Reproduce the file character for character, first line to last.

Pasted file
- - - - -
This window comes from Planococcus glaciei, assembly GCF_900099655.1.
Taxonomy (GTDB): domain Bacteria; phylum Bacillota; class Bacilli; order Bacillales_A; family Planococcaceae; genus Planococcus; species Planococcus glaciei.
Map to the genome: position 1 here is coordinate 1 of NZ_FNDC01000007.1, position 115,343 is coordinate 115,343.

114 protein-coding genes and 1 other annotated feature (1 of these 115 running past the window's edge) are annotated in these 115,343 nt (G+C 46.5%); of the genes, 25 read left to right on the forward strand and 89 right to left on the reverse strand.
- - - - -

This window comes from Planococcus glaciei, assembly GCF_900099655.1.
Taxonomy (GTDB): domain Bacteria; phylum Bacillota; class Bacilli; order Bacillales_A; family Planococcaceae; genus Planococcus; species Planococcus glaciei.
Map to the genome: position 1 here is coordinate 1 of NZ_FNDC01000007.1, position 115,343 is coordinate 115,343.

114 protein-coding genes and 1 other annotated feature (1 of these 115 running past the window's edge) are annotated in these 115,343 nt (G+C 46.5%); of the genes, 25 read left to right on the forward strand and 89 right to left on the reverse strand.